Conclusions: There is preliminary evidence that overuse injuries are likely to partially result from complex interactions between psychosocial factors. Coaches and supporting staf are encouraged to acknowledge the similarities and diferences between traumatic and overuse injury aetiology. © 2021. The Author(s).

Place, publisher, year, edition, pages
Auckland: Adis International Ltd., 2022
National Category
Psychology
Identifiers
urn:nbn:se:hh:diva-46058 (URN)10.1007/s40279-021-01597-5 (DOI)000725908900001 ()34860356 (PubMedID)2-s2.0-85120572942 (Scopus ID)
Note

Funding: Open access funding provided by Swedish School of Sport and Health Sciences (GIH).

Available from: 2021-12-07 Created: 2021-12-07 Last updated: 2022-03-25Bibliographically approved
Tranaeus, U., Weiss, N., Lyberg, V., Hägglund, M., Waldén, M., Johnson, U., . . . Skillgate, E. (2022). Study protocol for a prospective cohort study identifying risk factors for sport injury in adolescent female football players: the Karolinska football Injury Cohort (KIC). BMJ Open, 12, Article ID e055063.
Open this publication in new window or tab >>Study protocol for a prospective cohort study identifying risk factors for sport injury in adolescent female football players: the Karolinska football Injury Cohort (KIC)
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2022 (English)In: BMJ Open, E-ISSN 2044-6055, Vol. 12, article id e055063Article in journal (Refereed) Published
Abstract [en]

INTRODUCTION: Football is a popular sport among young females worldwide, but studies concerning injuries in female players are scarce compared with male players. The aim of this study is to identify risk factors for injury in adolescent female football players.

METHODS AND ANALYSIS: The Karolinska football Injury Cohort (KIC) is an ongoing longitudinal study that will include approximately 400 female football academy players 12-19 years old in Sweden. A detailed questionnaire regarding demographics, health status, lifestyle, stress, socioeconomic factors, psychosocial factors and various football-related factors are completed at baseline and after 1 year. Clinical tests measuring strength, mobility, neuromuscular control of the lower extremity, trunk and neck are carried out at baseline. Players are followed prospectively with weekly emails regarding exposure to football and other physical activity, health issues (such as stress, recovery, etc), pain, performance and injuries via the Oslo Sports Trauma Research Center Overuse Injury Questionnaire (OSTRC-O). Players who report a substantial injury in the OSTRC-O, that is, not being able to participate in football activities, or have reduced their training volume performance to a moderate or major degree, are contacted for full injury documentation. In addition to player data, academy coaches also complete a baseline questionnaire regarding coach experience and education.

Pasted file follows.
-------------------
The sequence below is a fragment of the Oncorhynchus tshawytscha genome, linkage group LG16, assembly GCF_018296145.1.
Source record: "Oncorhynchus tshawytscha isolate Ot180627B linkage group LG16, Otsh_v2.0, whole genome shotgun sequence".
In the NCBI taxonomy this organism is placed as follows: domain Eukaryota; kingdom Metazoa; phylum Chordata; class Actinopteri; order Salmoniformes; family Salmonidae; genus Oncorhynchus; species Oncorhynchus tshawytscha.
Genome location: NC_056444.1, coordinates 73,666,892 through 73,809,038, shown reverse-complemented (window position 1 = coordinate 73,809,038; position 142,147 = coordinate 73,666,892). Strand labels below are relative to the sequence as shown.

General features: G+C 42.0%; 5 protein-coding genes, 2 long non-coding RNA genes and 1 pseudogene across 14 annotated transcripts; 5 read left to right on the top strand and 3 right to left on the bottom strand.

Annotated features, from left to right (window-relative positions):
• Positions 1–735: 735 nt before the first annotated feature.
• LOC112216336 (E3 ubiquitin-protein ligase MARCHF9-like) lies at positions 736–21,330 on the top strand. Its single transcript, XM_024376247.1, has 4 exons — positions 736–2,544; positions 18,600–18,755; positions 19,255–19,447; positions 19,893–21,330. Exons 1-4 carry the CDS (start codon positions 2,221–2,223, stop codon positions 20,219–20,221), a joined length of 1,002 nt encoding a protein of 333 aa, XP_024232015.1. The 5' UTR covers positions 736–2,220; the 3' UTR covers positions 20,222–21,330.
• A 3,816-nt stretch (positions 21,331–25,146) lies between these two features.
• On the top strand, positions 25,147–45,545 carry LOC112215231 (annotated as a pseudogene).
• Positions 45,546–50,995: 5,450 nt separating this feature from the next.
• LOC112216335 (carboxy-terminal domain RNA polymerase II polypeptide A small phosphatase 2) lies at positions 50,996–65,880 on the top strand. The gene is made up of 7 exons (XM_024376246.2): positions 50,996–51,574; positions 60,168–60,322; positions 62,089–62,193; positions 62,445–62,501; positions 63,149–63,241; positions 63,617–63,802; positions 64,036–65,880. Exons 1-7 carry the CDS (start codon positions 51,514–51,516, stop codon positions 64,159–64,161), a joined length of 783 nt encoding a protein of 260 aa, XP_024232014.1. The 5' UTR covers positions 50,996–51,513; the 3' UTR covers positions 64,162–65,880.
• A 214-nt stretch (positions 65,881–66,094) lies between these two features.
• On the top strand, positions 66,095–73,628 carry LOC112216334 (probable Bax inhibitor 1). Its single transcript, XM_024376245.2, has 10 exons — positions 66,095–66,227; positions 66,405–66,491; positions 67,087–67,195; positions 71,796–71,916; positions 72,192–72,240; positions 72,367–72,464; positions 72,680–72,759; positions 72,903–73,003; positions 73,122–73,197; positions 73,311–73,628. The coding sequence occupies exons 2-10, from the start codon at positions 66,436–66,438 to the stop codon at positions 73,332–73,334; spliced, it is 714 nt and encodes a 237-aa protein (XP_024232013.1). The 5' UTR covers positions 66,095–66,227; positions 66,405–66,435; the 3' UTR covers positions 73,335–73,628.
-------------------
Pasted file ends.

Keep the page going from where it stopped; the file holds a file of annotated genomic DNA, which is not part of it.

ETHICS AND DISSEMINATION: The study was approved by the Regional Ethical Review Authority at Karolinska Institutet, Stockholm, Sweden (2016/1251-31/4). All participating players and their legal guardians give their written informed consent. The study will be reported in accordance with the Strengthening the Reporting of Observational studies in Epidemiology. The results will be published in peer-reviewed academic journals and disseminated to the Swedish football movement through stakeholders and media. © Author(s) (or their employer(s)) 2022. Re-use permitted under CC BY-NC. No commercial re-use. See rights and permissions. Published by BMJ.

Place, publisher, year, edition, pages
London: BMJ Publishing Group Ltd, 2022
Keywords
epidemiology, orthopaedic sports trauma, sports medicine
National Category
Sport and Fitness Sciences
Identifiers
urn:nbn:se:hh:diva-46515 (URN)10.1136/bmjopen-2021-055063 (DOI)000743189000008 ()35022175 (PubMedID)2-s2.0-85123568131 (Scopus ID)
Funder
Swedish National Centre for Research in Sports, P2019-0045, P2020-0100The Swedish Naprapathic Association
Note

Funding: Swedish Research Council for Sport Science (grant number: P2019-0045, P2020-0100). The Swedish Naprapathic, and the Norwegian Naprapathic Associations, Active life foundation and Sophiahemmet foundation.

Available from: 2022-03-23 Created: 2022-03-23 Last updated: 2023-08-28Bibliographically approved
Gledhill, A., Ivarsson, A., Johnson, U., Tranaeus, U., Hill, D. & Davidson, C. L. (2021). The BASES expert statement on psychological considerations for injury risk reduction in competitive sport. The Sport and Exercise Scientist (69), 8-9